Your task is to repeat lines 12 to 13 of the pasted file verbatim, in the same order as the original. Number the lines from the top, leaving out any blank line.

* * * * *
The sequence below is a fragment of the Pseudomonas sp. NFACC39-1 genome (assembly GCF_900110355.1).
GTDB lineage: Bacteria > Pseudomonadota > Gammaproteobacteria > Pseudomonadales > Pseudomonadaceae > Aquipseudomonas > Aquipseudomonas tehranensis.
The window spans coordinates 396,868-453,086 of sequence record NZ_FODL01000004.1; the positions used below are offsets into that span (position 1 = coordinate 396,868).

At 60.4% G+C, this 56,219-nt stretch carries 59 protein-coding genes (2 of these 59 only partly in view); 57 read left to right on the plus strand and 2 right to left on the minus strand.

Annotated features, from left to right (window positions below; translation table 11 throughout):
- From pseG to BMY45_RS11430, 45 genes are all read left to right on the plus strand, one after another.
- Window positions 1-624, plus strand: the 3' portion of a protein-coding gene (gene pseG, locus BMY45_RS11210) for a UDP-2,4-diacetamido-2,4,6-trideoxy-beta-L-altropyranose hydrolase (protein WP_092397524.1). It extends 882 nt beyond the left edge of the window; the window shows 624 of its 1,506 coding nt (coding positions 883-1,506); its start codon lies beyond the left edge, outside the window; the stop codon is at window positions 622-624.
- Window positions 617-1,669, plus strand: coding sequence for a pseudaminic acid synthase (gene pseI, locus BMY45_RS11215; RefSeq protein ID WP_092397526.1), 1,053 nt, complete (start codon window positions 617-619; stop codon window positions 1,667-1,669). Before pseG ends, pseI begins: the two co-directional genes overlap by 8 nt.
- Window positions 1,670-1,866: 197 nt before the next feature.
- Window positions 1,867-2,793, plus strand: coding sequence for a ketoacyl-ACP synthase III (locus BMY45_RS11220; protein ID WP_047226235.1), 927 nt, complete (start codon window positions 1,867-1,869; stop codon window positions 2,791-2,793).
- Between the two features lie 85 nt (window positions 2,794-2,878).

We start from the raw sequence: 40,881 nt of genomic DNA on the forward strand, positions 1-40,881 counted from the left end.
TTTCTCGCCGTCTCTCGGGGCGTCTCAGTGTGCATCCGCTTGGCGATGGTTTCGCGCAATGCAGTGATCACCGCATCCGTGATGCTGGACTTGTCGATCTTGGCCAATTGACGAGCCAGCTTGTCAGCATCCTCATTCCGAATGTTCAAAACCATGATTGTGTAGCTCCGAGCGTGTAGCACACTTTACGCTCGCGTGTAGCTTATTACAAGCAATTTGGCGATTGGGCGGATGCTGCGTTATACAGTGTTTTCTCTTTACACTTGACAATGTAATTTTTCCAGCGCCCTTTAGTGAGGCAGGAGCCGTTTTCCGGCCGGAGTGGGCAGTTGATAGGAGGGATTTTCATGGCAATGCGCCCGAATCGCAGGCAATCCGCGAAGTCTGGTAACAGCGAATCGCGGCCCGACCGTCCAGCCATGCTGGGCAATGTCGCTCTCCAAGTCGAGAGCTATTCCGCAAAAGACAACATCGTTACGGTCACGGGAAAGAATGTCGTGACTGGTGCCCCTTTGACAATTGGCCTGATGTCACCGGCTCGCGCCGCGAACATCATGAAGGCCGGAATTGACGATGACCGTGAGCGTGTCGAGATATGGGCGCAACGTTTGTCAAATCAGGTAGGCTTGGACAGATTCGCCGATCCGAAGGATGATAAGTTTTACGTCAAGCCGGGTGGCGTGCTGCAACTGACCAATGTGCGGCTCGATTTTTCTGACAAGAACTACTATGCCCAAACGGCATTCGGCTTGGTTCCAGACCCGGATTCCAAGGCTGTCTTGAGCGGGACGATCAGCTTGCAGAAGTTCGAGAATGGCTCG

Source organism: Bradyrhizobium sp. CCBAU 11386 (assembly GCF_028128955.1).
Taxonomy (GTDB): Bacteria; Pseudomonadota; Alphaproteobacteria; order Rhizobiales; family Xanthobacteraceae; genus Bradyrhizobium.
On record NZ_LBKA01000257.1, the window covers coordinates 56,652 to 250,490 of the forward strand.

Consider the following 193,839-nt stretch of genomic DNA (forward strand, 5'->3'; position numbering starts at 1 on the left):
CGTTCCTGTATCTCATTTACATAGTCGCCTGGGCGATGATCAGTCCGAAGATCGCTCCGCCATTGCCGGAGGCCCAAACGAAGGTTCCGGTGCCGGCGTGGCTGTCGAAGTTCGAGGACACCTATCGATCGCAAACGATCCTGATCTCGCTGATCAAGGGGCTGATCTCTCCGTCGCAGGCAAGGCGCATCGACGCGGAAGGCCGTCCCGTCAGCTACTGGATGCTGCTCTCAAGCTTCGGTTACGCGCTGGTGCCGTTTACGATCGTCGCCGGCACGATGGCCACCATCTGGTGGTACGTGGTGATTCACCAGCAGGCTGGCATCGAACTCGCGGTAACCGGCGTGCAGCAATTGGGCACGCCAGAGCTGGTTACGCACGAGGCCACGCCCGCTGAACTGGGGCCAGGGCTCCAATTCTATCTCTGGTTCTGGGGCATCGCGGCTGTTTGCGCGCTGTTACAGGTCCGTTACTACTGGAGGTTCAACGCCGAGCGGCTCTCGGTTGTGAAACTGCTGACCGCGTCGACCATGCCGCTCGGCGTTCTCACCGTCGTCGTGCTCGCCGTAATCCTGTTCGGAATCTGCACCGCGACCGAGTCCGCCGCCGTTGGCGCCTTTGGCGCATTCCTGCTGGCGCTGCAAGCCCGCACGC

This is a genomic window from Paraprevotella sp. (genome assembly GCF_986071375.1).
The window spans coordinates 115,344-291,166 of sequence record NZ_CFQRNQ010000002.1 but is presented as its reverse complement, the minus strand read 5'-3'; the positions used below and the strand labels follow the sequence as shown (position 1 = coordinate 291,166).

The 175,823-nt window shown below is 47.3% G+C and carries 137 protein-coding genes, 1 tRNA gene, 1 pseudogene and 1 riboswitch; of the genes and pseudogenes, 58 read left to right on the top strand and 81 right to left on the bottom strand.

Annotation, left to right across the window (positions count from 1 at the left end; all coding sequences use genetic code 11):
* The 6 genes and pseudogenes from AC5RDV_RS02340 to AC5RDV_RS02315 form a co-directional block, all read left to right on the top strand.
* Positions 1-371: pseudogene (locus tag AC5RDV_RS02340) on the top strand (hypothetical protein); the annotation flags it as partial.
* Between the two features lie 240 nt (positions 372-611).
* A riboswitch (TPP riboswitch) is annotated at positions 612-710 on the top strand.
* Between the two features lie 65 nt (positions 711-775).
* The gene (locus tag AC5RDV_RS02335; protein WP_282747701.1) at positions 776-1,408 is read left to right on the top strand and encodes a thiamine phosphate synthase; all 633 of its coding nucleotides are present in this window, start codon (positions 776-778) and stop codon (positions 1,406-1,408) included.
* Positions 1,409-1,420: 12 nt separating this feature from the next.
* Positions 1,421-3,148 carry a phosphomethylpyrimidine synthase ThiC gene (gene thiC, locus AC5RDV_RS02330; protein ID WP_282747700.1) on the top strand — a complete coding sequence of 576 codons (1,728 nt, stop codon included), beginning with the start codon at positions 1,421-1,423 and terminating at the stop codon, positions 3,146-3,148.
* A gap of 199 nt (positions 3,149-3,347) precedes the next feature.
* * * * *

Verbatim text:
We start from the raw sequence: 40,881 nt of genomic DNA on the forward strand, positions 1-40,881 counted from the left end.
TTTCTCGCCGTCTCTCGGGGCGTCTCAGTGTGCATCCGCTTGGCGATGGTTTCGCGCAATGCAGTGATCACCGCATCCGTGATGCTGGACTTGTCGATCTTGGCCAATTGACGAGCCAGCTTGTCAGCATCCTCATTCCGAATGTTCAAAACCATGATTGTGTAGCTCCGAGCGTGTAGCACACTTTACGCTCGCGTGTAGCTTATTACAAGCAATTTGGCGATTGGGCGGATGCTGCGTTATACAGTGTTTTCTCTTTACACTTGACAATGTAATTTTTCCAGCGCCCTTTAGTGAGGCAGGAGCCGTTTTCCGGCCGGAGTGGGCAGTTGATAGGAGGGATTTTCATGGCAATGCGCCCGAATCGCAGGCAATCCGCGAAGTCTGGTAACAGCGAATCGCGGCCCGACCGTCCAGCCATGCTGGGCAATGTCGCTCTCCAAGTCGAGAGCTATTCCGCAAAAGACAACATCGTTACGGTCACGGGAAAGAATGTCGTGACTGGTGCCCCTTTGACAATTGGCCTGATGTCACCGGCTCGCGCCGCGAACATCATGAAGGCCGGAATTGACGATGACCGTGAGCGTGTCGAGATATGGGCGCAACGTTTGTCAAATCAGGTAGGCTTGGACAGATTCGCCGATCCGAAGGATGATAAGTTTTACGTCAAGCCGGGTGGCGTGCTGCAACTGACCAATGTGCGGCTCGATTTTTCTGACAAGAACTACTATGCCCAAACGGCATTCGGCTTGGTTCCAGACCCGGATTCCAAGGCTGTCTTGAGCGGGACGATCAGCTTGCAGAAGTTCGAGAATGGCTCG